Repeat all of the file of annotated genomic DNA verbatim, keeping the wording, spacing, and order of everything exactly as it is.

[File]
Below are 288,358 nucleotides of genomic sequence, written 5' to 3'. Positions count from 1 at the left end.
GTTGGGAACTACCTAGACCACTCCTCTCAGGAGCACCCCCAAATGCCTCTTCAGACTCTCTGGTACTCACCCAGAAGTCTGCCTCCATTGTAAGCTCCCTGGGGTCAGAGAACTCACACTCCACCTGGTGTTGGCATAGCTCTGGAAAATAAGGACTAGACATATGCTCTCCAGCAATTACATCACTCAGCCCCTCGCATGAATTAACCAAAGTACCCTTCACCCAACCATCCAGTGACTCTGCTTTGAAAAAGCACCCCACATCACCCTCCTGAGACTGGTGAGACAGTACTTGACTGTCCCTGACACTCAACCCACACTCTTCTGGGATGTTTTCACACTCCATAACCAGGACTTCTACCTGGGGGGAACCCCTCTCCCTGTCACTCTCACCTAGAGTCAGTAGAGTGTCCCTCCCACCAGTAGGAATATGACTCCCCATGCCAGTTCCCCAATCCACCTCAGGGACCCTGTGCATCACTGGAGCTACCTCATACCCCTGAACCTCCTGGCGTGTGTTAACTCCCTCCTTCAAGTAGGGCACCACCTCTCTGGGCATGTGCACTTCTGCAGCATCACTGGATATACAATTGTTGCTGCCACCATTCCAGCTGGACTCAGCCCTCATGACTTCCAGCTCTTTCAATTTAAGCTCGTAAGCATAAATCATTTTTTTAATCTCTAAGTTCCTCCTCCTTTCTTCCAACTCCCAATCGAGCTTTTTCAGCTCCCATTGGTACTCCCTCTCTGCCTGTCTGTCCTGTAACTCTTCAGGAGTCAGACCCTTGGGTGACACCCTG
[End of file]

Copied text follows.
Below are 288,358 nucleotides of genomic sequence, written 5' to 3'. Positions count from 1 at the left end.
GTTGGGAACTACCTAGACCACTCCTCTCAGGAGCACCCCCAAATGCCTCTTCAGACTCTCTGGTACTCACCCAGAAGTCTGCCTCCATTGTAAGCTCCCTGGGGTCAGAGAACTCACACTCCACCTGGTGTTGGCATAGCTCTGGAAAATAAGGACTAGACATATGCTCTCCAGCAATTACATCACTCAGCCCCTCGCATGAATTAACCAAAGTACCCTTCACCCAACCATCCAGTGACTCTGCTTTGAAAAAGCACCCCACATCACCCTCCTGAGACTGGTGAGACAGTACTTGACTGTCCCTGACACTCAACCCACACTCTTCTGGGATGTTTTCACACTCCATAACCAGGACTTCTACCTGGGGGGAACCCCTCTCCCTGTCACTCTCACCTAGAGTCAGTAGAGTGTCCCTCCCACCAGTAGGAATATGACTCCCCATGCCAGTTCCCCAATCCACCTCAGGGACCCTGTGCATCACTGGAGCTACCTCATACCCCTGAACCTCCTGGCGTGTGTTAACTCCCTCCTTCAAGTAGGGCACCACCTCTCTGGGCATGTGCACTTCTGCAGCATCACTGGATATACAATTGTTGCTGCCACCATTCCAGCTGGACTCAGCCCTCATGACTTCCAGCTCTTTCAATTTAAGCTCGTAAGCATAAATCATTTTTTTAATCTCTAAGTTCCTCCTCCTTTCTTCCAACTCCCAATCGAGCTTTTTCAGCTCCCATTGGTACTCCCTCTCTGCCTGTCTGTCCTGTAACTCTTCAGGAGTCAGACCCTTGGGTGACACCCTG